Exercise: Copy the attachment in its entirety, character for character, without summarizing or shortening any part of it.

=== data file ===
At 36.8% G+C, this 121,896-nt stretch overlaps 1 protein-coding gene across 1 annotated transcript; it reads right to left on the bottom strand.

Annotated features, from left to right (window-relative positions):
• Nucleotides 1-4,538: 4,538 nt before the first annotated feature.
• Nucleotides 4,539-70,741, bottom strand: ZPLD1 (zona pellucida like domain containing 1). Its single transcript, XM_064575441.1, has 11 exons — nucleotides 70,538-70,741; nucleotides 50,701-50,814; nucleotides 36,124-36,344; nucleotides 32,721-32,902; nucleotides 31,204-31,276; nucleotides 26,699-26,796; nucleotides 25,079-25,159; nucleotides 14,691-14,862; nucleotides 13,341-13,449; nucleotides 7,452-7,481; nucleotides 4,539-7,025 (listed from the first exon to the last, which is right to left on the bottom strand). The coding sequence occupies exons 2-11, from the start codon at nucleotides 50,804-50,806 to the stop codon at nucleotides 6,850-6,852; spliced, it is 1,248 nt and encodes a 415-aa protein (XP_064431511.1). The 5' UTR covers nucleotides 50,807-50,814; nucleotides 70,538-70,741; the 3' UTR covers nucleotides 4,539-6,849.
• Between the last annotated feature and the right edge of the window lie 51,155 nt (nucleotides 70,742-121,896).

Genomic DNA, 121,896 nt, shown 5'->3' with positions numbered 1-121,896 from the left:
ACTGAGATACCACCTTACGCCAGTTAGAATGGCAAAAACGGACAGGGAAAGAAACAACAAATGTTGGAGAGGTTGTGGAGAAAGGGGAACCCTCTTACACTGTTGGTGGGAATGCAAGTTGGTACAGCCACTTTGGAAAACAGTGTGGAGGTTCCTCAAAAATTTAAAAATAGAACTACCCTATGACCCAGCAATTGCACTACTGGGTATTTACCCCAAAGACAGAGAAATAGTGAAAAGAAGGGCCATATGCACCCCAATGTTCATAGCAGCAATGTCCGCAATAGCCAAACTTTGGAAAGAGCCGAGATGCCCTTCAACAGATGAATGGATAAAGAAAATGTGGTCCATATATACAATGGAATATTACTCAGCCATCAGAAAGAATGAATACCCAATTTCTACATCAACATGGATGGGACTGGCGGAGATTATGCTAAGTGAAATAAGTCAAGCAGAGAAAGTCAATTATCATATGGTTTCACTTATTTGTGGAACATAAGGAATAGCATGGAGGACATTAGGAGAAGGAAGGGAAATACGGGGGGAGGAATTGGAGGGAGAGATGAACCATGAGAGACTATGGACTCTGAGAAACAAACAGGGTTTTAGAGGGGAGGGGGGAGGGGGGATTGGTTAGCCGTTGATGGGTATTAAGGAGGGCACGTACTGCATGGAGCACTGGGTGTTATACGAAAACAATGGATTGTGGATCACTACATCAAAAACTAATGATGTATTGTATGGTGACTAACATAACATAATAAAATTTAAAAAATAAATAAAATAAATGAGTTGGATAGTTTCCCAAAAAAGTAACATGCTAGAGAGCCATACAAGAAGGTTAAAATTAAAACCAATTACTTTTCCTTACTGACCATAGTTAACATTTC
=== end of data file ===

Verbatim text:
At 36.8% G+C, this 121,896-nt stretch overlaps 1 protein-coding gene across 1 annotated transcript; it reads right to left on the bottom strand.

Annotated features, from left to right (window-relative positions):
• Nucleotides 1-4,538: 4,538 nt before the first annotated feature.
• Nucleotides 4,539-70,741, bottom strand: ZPLD1 (zona pellucida like domain containing 1). Its single transcript, XM_064575441.1, has 11 exons — nucleotides 70,538-70,741; nucleotides 50,701-50,814; nucleotides 36,124-36,344; nucleotides 32,721-32,902; nucleotides 31,204-31,276; nucleotides 26,699-26,796; nucleotides 25,079-25,159; nucleotides 14,691-14,862; nucleotides 13,341-13,449; nucleotides 7,452-7,481; nucleotides 4,539-7,025 (listed from the first exon to the last, which is right to left on the bottom strand). The coding sequence occupies exons 2-11, from the start codon at nucleotides 50,804-50,806 to the stop codon at nucleotides 6,850-6,852; spliced, it is 1,248 nt and encodes a 415-aa protein (XP_064431511.1). The 5' UTR covers nucleotides 50,807-50,814; nucleotides 70,538-70,741; the 3' UTR covers nucleotides 4,539-6,849.
• Between the last annotated feature and the right edge of the window lie 51,155 nt (nucleotides 70,742-121,896).

Genomic DNA, 121,896 nt, shown 5'->3' with positions numbered 1-121,896 from the left:
ACTGAGATACCACCTTACGCCAGTTAGAATGGCAAAAACGGACAGGGAAAGAAACAACAAATGTTGGAGAGGTTGTGGAGAAAGGGGAACCCTCTTACACTGTTGGTGGGAATGCAAGTTGGTACAGCCACTTTGGAAAACAGTGTGGAGGTTCCTCAAAAATTTAAAAATAGAACTACCCTATGACCCAGCAATTGCACTACTGGGTATTTACCCCAAAGACAGAGAAATAGTGAAAAGAAGGGCCATATGCACCCCAATGTTCATAGCAGCAATGTCCGCAATAGCCAAACTTTGGAAAGAGCCGAGATGCCCTTCAACAGATGAATGGATAAAGAAAATGTGGTCCATATATACAATGGAATATTACTCAGCCATCAGAAAGAATGAATACCCAATTTCTACATCAACATGGATGGGACTGGCGGAGATTATGCTAAGTGAAATAAGTCAAGCAGAGAAAGTCAATTATCATATGGTTTCACTTATTTGTGGAACATAAGGAATAGCATGGAGGACATTAGGAGAAGGAAGGGAAATACGGGGGGAGGAATTGGAGGGAGAGATGAACCATGAGAGACTATGGACTCTGAGAAACAAACAGGGTTTTAGAGGGGAGGGGGGAGGGGGGATTGGTTAGCCGTTGATGGGTATTAAGGAGGGCACGTACTGCATGGAGCACTGGGTGTTATACGAAAACAATGGATTGTGGATCACTACATCAAAAACTAATGATGTATTGTATGGTGACTAACATAACATAATAAAATTTAAAAAATAAATAAAATAAATGAGTTGGATAGTTTCCCAAAAAAGTAACATGCTAGAGAGCCATACAAGAAGGTTAAAATTAAAACCAATTACTTTTCCTTACTGACCATAGTTAACATTTC